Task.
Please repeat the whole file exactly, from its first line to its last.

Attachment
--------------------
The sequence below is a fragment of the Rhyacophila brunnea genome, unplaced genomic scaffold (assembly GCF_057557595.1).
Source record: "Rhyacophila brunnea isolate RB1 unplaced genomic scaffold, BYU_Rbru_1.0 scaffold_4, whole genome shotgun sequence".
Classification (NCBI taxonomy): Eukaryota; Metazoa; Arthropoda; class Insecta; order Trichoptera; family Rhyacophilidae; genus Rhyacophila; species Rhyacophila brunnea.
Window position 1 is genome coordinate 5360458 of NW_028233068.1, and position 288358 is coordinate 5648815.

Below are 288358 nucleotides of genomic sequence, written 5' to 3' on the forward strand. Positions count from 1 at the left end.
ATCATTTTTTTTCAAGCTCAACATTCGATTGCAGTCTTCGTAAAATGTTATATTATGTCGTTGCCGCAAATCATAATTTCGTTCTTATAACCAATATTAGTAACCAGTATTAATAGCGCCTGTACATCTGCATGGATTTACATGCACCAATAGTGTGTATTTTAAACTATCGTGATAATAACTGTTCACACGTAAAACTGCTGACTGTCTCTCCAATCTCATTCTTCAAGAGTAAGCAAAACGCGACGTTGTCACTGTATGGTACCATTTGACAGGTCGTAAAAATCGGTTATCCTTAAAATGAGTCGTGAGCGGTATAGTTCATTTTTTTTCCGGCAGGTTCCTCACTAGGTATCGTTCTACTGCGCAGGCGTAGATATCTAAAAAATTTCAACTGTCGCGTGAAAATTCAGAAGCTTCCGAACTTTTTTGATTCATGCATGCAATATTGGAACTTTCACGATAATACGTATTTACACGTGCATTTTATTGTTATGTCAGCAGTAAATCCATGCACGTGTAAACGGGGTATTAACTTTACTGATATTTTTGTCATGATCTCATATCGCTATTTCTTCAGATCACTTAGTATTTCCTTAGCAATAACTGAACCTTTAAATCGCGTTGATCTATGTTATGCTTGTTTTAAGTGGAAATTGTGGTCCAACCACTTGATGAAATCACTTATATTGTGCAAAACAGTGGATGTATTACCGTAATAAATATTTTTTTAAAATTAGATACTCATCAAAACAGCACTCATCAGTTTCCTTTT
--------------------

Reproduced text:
The sequence below is a fragment of the Rhyacophila brunnea genome, unplaced genomic scaffold (assembly GCF_057557595.1).
Source record: "Rhyacophila brunnea isolate RB1 unplaced genomic scaffold, BYU_Rbru_1.0 scaffold_4, whole genome shotgun sequence".
Classification (NCBI taxonomy): Eukaryota; Metazoa; Arthropoda; class Insecta; order Trichoptera; family Rhyacophilidae; genus Rhyacophila; species Rhyacophila brunnea.
Window position 1 is genome coordinate 5360458 of NW_028233068.1, and position 288358 is coordinate 5648815.

Below are 288358 nucleotides of genomic sequence, written 5' to 3' on the forward strand. Positions count from 1 at the left end.
ATCATTTTTTTTCAAGCTCAACATTCGATTGCAGTCTTCGTAAAATGTTATATTATGTCGTTGCCGCAAATCATAATTTCGTTCTTATAACCAATATTAGTAACCAGTATTAATAGCGCCTGTACATCTGCATGGATTTACATGCACCAATAGTGTGTATTTTAAACTATCGTGATAATAACTGTTCACACGTAAAACTGCTGACTGTCTCTCCAATCTCATTCTTCAAGAGTAAGCAAAACGCGACGTTGTCACTGTATGGTACCATTTGACAGGTCGTAAAAATCGGTTATCCTTAAAATGAGTCGTGAGCGGTATAGTTCATTTTTTTTCCGGCAGGTTCCTCACTAGGTATCGTTCTACTGCGCAGGCGTAGATATCTAAAAAATTTCAACTGTCGCGTGAAAATTCAGAAGCTTCCGAACTTTTTTGATTCATGCATGCAATATTGGAACTTTCACGATAATACGTATTTACACGTGCATTTTATTGTTATGTCAGCAGTAAATCCATGCACGTGTAAACGGGGTATTAACTTTACTGATATTTTTGTCATGATCTCATATCGCTATTTCTTCAGATCACTTAGTATTTCCTTAGCAATAACTGAACCTTTAAATCGCGTTGATCTATGTTATGCTTGTTTTAAGTGGAAATTGTGGTCCAACCACTTGATGAAATCACTTATATTGTGCAAAACAGTGGATGTATTACCGTAATAAATATTTTTTTAAAATTAGATACTCATCAAAACAGCACTCATCAGTTTCCTTTT